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VideoMissing: Male Boxer, since evening of Jan. 4, Hwy. 97 West, rear of Promised Land Creamery, $500 REWARD. Call 830-391-2240 with information.
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Sign maker/Installer, no experience necessary, will train, must have reliable transportation, valid driver license, ability to lift 50-70 pounds, must be able to work indoors and outdoors.  Apply in person at Photographs by Jim/Eagle Ford Signs, 1013 C. Street, Floresville. No Phone Calls.
Immanuel Lutheran Church is now hiring for a Youth and Family Ministry Director. Pastoral: Minister to youth and their families during Sunday School and other church programs, being present in their lives outside the church walls, available for common concerns and in crisis situations. Leadership: Recruit and nurture Youth and Family Ministry program. Administration : Manage the planning process and coordinate with Pastor and Youth Committee all regular ministries to youth and their families. This includes youth of all ages on Sunday mornings and mid-week events; assisting with Confirmation, special events, trips and retreats, and parent meetings. Stewardship: Ongoing evaluation of the effectiveness of youth programs, manage youth ministry budget, and collaborate with the sponsors of each Youth group. Ability to build, lead, and empower youth. Ability to implement a ministry vision. Familiarity with Lutheran Doctrine required; must be comfortable teaching it and representing Lutheran Theology. Proficient computer skills using MS Word, Excel, PowerPoint, database, email, internet, and social media. Supervisory experience preferred. Ability to adapt and evaluate curriculum preferred. Must have excellent organization, communication (verbal and written), and listening skills, with a high degree of initiative and accountability. Exceptional interpersonal and relational skills required, with sensitivity to church members and visitors. Understanding and enjoyment of youth and families and guiding their spiritual development. Please send resumes to or call 830-253-8121.
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Agriculture Today

Carburetors need love, too

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Jeff Deines
On the Road to Forever
August 31, 2011 | 2,938 views | Post a comment

Over the years, I’ve had plenty of calls for a carburetor rebuild to get a car or piece of equipment to work like it is supposed to. Most of the time these carbs just get dirty and need a good cleaning.

Carburetors have tiny internal orifices and restricted openings that can clog up over time and it can be difficult to properly clean them. If the carb isn’t completely clean upon reassembly, often times new replacement gaskets and plungers, or just cleaning what can be seen on the outside won’t alleviate the problem.

Depending on the level of crud in the particular carb in question, sometimes a shot of carb cleaner may do the trick, or soaking it in denatured alcohol for several hours -- but for the hard-core clean, the unit must be soaked in a carb vat. These vats are relatively simple -- a small one is made from a gallon bucket full of a chemical solution with a basket for submersing parts. Bigger vats use 5-gallon buckets and they get bigger depending on the needs of the shop.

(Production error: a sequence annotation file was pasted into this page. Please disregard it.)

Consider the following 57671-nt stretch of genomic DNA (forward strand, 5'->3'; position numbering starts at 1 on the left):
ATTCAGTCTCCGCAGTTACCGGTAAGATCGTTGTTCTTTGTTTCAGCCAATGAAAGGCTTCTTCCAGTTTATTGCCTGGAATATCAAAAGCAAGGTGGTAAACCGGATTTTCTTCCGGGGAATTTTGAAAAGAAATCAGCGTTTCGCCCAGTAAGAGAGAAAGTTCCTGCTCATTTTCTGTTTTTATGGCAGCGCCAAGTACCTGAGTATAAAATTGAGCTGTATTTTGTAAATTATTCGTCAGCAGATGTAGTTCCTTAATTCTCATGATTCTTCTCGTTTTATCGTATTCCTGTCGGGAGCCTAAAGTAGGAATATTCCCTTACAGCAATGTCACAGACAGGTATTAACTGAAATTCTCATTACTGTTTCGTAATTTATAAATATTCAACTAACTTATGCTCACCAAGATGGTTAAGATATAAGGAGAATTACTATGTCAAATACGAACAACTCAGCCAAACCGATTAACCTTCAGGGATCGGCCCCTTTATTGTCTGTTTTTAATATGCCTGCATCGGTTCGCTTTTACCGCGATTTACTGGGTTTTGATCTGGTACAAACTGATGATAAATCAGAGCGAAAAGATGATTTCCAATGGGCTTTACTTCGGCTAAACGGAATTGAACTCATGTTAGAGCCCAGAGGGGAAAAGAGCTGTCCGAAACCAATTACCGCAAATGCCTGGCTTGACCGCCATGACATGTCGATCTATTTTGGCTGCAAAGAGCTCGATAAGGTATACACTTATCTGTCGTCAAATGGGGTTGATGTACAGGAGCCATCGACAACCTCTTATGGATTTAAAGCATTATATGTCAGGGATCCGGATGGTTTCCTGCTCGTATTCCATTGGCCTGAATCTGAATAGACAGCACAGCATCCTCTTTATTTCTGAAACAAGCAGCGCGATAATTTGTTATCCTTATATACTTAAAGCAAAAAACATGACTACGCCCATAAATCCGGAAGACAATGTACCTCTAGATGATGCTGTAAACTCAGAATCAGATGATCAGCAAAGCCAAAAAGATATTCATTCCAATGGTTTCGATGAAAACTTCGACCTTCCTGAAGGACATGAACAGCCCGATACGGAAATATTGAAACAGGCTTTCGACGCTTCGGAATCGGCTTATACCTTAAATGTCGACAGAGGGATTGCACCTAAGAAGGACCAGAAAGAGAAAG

Once the carb is removed from the engine, the carburetor is disassembled and all the non-plastic and rubber parts are placed into the basket for an overnight soak. These vats work incredibly well; some even have a system in place to circulate the chemicals for better cleaning action. When the parts are removed from the vat, they are immaculate inside and out and ready for reassembly.

Since all manufacturers of cars have gone to fuel injection since the early ’90s, there are only a small percentage of vehicles on the road today that still use a carburetor -- but almost all small engines still do. Lawn mowers, generators, pressure washers, dirt bikes, go-carts, and grass trimmers almost all use carburetors.

Some of those engines used for power equipment and recreation aren’t used for months at a time -- which exacerbates the problem. Gas has a tendency to “go bad” after a period of time, and if left in the carb can cause it to become gummed up and clogged. Add to this the complete and total epic failure that is ethanol-mixed gasoline, and you can see why most shops and a few shade tree home mechanics need a vat.

Since these ethanol gas mixes have been forced upon us a few years back, shops are seeing a highly accelerated level of carburetion issues that sometimes even the vat can’t fix -- and those carbs are having to be replaced instead of rebuilt at a substantial expense. Ethanol is such a disaster on so many levels that I can’t even begin to go there -- definitely a topic for another column.

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